Today we ended Fix It week on my show, although we hope to keep this recurring theme. But the largest hindrance to solutions for all of the problems we’ve discussed — be it the Deficit, Energy, Education or the Wars — goes back to one place: the current political process in our country.
We practically all share the same list of problems, regardless of ideology: The undue influence of moneyed interest, the focus on inane culture wars instead of proper governance, the low quality of our politicians coupled with their high incumbency rates, the lack of ethics, disclosure etc. The only question left is how to fix them and then, how do we muster the will?
These are the questions I addressed for my entire show today — and just to get the ball rolling, here are four of my favorite solutions:
1. One for me, one for you
I don’t have to explain to anyone why we need to fix the campaign finance system. The question is how do we do it fairly. Publicly financed campaigns are one solution, but they seem to go against our very nature as Americans. After all, who wants to be forced into having their tax money going to politicians they don’t like? Meanwhile, infringing on the amounts people can donate gives an advantage to wealthy candidates. But I think there is pretty easy solution to this:
I propose that we make a law that charges a 100% fee on all political spending, with the that fee going into a public campaign financing fund that is given solely to candidates with low campaign coffers on a per petition signature basis. This means that if a well-moneyed candidate like Barack Obama wants to spend $740 million of campaign donations, $370 million of that can go to his campaign and the other half to a public campaign fund.
Even better, if a wealthy person like Michael Bloomberg wants to spend $108 million of his own fortune trying to get elected, half goes to other, less-moneyed candidates. As far as those “poorer” candidates go, the more valid petition signatures they have, the more money they should get from the fund.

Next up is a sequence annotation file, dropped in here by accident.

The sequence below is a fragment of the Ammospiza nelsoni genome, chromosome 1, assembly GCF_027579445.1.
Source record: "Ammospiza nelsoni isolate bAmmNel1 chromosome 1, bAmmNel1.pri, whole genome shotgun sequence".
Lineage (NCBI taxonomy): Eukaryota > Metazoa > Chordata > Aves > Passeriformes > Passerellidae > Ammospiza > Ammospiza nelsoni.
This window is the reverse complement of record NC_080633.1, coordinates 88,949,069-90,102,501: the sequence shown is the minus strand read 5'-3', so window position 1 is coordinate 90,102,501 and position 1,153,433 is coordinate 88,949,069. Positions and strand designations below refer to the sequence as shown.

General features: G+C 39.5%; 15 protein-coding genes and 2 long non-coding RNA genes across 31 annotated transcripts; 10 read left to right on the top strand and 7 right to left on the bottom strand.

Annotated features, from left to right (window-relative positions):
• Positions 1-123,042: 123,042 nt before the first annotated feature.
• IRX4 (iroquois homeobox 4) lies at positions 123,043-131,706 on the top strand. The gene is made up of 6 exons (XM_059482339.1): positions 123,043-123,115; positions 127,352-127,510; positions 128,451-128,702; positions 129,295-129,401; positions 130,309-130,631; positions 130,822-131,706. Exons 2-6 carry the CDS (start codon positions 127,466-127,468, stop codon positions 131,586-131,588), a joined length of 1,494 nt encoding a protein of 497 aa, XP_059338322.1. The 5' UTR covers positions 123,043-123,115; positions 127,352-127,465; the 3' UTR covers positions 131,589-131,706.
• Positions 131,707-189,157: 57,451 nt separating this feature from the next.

In addition to curtailing the power of the dollar in elections, this would especially help new candidates take advantage of modern marvels like social networking etc. to jump-start a serious challenge to more-moneyed opponents.
And if you don’t want your money going to candidates you don’t like, then don’t get in to the game in the first place.
2. Disclose everything to all
It is a sad state of affairs when corporations, who clearly don’t work for us, are forced to disclose more to than politicians who do (or at least are paid by us). We need to put the legal onus on politicians to disclose every single potential conflict of interest, be it an invite to a BBQ or getting their nephew a job with a contractor. This means that if it could in any conceivable way be considered a conflict, it’s on them to disclose it even if there is no specific rule against it. Then, if they are found being negligent of material disclosure, they need to be fired, fined and possibly jailed.
Finally, this information MUST be updated weekly into open-source searchable databases. There is no shortage of smart, patriotic Americans who can take it from there.
3. Cool your heels for seven years
The revolving door from politics to corresponding positions of undue influence in the private sector has to be stopped. There needs to be a seven year cooling off period for all Politicians, staffers and regulators from working in any related industry or lobbying their former colleagues.
While this might sound draconian, ask yourself, do you really think we are getting high quality public servants with the current incentive structure? I am betting we will get much more capable public servants once we hinder their ability to get rich off of their service.
4. End the lefty-righty facade
As far as I can tell, at this point the major differences in the traditional Political Parties has basically become their stance on gay marriage — and even that looks pretty similar once they are in power. Both like to give away money they don’t have and are unwilling to stand up to the special interests that fund them.
Furthermore, the false choice of “Republican” or “Democrat” is keeping some of the best candidates from making it to the general election. If politicians want to align themselves into two Political Parties, that is their right. But the government shouldn’t allow them to hold separate primaries. Hopefully this recent move to open primaries in California will take off across the country.
The question now is how do we get these same complicit politicians to make the fundamental changes that we need to the system. My hope is that in the coming years, we will see more and more people deciding that they have had enough and will enter into the political spectrum or push their neighbors and friends to do so.
Also, I am waiting patiently for serious candidates in the United States to sign a legally binding contract guaranteeing that they will support initiatives like the ones outlined above. Don’t laugh, it’s already on its way across the pond.
Politicians held personally liable for breaking their promises to the voter? That’s change we all could believe in.